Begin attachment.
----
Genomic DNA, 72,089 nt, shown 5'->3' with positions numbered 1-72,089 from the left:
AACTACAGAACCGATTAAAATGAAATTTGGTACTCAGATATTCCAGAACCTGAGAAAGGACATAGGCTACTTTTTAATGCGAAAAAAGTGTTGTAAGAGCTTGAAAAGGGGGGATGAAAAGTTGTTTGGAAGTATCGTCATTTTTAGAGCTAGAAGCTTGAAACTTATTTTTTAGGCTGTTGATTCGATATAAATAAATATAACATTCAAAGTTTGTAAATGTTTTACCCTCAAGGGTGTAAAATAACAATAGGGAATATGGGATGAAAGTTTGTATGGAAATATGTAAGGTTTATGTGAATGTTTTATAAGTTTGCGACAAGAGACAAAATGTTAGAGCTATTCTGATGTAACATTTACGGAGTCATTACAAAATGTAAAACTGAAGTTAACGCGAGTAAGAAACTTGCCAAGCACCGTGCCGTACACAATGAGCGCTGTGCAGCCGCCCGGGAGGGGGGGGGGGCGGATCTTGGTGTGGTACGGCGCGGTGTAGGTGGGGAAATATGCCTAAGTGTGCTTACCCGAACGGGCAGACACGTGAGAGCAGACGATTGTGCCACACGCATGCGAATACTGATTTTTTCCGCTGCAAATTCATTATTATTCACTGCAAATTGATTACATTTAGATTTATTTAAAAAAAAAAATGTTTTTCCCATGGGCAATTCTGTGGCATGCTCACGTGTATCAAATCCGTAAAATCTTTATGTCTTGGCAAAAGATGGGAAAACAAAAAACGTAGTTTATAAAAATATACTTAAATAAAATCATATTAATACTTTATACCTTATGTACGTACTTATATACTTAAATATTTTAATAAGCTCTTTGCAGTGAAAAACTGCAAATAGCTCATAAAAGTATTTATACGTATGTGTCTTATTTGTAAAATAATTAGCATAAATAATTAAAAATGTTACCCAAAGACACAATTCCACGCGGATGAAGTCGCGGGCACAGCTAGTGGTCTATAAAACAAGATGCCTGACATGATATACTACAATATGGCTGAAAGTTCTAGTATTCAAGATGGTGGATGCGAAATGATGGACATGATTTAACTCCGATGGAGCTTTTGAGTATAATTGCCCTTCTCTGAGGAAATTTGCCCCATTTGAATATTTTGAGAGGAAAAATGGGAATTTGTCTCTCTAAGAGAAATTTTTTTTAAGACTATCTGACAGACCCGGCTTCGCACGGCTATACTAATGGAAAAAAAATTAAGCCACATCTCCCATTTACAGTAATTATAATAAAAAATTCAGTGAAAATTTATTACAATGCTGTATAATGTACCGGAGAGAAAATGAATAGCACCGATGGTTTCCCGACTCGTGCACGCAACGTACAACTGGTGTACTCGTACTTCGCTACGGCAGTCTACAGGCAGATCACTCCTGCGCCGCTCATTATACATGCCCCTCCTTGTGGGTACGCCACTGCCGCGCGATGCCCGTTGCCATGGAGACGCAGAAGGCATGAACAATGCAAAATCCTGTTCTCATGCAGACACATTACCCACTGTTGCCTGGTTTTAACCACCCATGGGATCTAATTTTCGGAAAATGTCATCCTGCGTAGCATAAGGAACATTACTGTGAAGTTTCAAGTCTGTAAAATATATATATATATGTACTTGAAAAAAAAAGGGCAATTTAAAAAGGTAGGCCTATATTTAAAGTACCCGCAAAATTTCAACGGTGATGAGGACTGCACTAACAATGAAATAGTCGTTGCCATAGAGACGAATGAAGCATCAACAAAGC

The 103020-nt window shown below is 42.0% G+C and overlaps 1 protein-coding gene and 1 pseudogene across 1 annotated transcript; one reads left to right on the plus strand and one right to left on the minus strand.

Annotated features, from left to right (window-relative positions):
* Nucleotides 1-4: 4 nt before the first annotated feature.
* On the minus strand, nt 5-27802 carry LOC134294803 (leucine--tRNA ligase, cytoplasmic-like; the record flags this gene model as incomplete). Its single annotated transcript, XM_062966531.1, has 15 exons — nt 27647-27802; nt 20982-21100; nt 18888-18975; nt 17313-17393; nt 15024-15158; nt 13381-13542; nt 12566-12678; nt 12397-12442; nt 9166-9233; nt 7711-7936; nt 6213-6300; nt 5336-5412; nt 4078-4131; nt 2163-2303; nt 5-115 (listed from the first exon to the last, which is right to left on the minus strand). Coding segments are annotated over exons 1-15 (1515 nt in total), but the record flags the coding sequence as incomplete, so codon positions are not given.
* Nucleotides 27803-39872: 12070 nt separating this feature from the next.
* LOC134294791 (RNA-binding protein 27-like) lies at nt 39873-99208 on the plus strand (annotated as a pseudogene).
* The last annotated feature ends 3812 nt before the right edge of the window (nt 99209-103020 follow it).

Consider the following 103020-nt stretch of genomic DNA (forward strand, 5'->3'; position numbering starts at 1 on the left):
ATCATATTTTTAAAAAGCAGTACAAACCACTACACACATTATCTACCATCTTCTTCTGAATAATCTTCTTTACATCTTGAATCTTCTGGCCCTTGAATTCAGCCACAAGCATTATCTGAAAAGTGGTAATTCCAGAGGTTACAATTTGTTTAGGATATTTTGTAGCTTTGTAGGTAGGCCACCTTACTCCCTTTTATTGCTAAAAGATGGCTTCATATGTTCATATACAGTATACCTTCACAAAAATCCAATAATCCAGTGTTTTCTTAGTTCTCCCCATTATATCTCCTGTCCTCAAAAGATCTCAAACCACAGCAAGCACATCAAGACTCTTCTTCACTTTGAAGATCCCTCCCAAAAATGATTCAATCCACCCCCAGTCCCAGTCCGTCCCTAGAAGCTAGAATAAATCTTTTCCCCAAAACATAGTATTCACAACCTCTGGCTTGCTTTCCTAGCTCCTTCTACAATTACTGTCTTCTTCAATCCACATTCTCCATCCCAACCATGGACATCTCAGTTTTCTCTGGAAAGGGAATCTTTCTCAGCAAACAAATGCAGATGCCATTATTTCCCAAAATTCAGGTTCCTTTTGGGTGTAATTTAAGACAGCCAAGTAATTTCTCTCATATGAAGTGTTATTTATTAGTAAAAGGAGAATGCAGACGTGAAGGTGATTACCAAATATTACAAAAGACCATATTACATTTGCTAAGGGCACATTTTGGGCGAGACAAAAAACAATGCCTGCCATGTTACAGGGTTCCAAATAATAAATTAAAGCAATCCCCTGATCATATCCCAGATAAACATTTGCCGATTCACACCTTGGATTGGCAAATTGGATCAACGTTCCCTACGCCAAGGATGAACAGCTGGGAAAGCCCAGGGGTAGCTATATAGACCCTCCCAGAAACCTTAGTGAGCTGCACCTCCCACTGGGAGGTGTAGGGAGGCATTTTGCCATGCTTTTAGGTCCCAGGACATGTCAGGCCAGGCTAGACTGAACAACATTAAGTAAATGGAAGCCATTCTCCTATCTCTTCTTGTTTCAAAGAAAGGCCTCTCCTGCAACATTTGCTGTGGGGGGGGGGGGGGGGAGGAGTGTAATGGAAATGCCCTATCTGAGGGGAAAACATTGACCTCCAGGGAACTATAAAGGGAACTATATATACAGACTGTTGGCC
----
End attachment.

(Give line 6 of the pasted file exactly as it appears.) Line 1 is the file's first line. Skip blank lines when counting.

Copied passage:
* On the minus strand, nt 5-27802 carry LOC134294803 (leucine--tRNA ligase, cytoplasmic-like; the record flags this gene model as incomplete). Its single annotated transcript, XM_062966531.1, has 15 exons — nt 27647-27802; nt 20982-21100; nt 18888-18975; nt 17313-17393; nt 15024-15158; nt 13381-13542; nt 12566-12678; nt 12397-12442; nt 9166-9233; nt 7711-7936; nt 6213-6300; nt 5336-5412; nt 4078-4131; nt 2163-2303; nt 5-115 (listed from the first exon to the last, which is right to left on the minus strand). Coding segments are annotated over exons 1-15 (1515 nt in total), but the record flags the coding sequence as incomplete, so codon positions are not given.